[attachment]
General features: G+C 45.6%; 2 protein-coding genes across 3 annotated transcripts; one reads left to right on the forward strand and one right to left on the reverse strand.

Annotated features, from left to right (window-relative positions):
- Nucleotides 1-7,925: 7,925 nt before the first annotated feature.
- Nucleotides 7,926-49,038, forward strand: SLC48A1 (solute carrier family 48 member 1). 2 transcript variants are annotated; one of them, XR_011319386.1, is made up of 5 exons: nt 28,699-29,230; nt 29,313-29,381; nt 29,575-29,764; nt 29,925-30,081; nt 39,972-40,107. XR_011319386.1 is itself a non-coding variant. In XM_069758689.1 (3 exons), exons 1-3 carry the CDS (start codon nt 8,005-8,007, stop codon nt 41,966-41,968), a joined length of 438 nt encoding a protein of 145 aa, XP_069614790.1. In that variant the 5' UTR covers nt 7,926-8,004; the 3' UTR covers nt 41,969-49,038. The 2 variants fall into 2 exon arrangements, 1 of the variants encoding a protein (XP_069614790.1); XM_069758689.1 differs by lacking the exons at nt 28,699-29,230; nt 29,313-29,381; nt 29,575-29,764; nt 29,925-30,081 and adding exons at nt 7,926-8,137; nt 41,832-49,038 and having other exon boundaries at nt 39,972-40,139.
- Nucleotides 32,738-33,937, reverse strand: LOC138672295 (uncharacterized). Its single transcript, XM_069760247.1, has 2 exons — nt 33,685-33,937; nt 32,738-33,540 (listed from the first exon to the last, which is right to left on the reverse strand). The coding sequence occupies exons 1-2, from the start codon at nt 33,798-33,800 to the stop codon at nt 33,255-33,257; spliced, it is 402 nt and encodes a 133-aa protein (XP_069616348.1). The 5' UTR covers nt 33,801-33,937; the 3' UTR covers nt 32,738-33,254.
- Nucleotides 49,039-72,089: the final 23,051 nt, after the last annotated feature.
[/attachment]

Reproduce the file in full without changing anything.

General features: G+C 45.6%; 2 protein-coding genes across 3 annotated transcripts; one reads left to right on the forward strand and one right to left on the reverse strand.

Annotated features, from left to right (window-relative positions):
- Nucleotides 1-7,925: 7,925 nt before the first annotated feature.
- Nucleotides 7,926-49,038, forward strand: SLC48A1 (solute carrier family 48 member 1). 2 transcript variants are annotated; one of them, XR_011319386.1, is made up of 5 exons: nt 28,699-29,230; nt 29,313-29,381; nt 29,575-29,764; nt 29,925-30,081; nt 39,972-40,107. XR_011319386.1 is itself a non-coding variant. In XM_069758689.1 (3 exons), exons 1-3 carry the CDS (start codon nt 8,005-8,007, stop codon nt 41,966-41,968), a joined length of 438 nt encoding a protein of 145 aa, XP_069614790.1. In that variant the 5' UTR covers nt 7,926-8,004; the 3' UTR covers nt 41,969-49,038. The 2 variants fall into 2 exon arrangements, 1 of the variants encoding a protein (XP_069614790.1); XM_069758689.1 differs by lacking the exons at nt 28,699-29,230; nt 29,313-29,381; nt 29,575-29,764; nt 29,925-30,081 and adding exons at nt 7,926-8,137; nt 41,832-49,038 and having other exon boundaries at nt 39,972-40,139.
- Nucleotides 32,738-33,937, reverse strand: LOC138672295 (uncharacterized). Its single transcript, XM_069760247.1, has 2 exons — nt 33,685-33,937; nt 32,738-33,540 (listed from the first exon to the last, which is right to left on the reverse strand). The coding sequence occupies exons 1-2, from the start codon at nt 33,798-33,800 to the stop codon at nt 33,255-33,257; spliced, it is 402 nt and encodes a 133-aa protein (XP_069616348.1). The 5' UTR covers nt 33,801-33,937; the 3' UTR covers nt 32,738-33,254.
- Nucleotides 49,039-72,089: the final 23,051 nt, after the last annotated feature.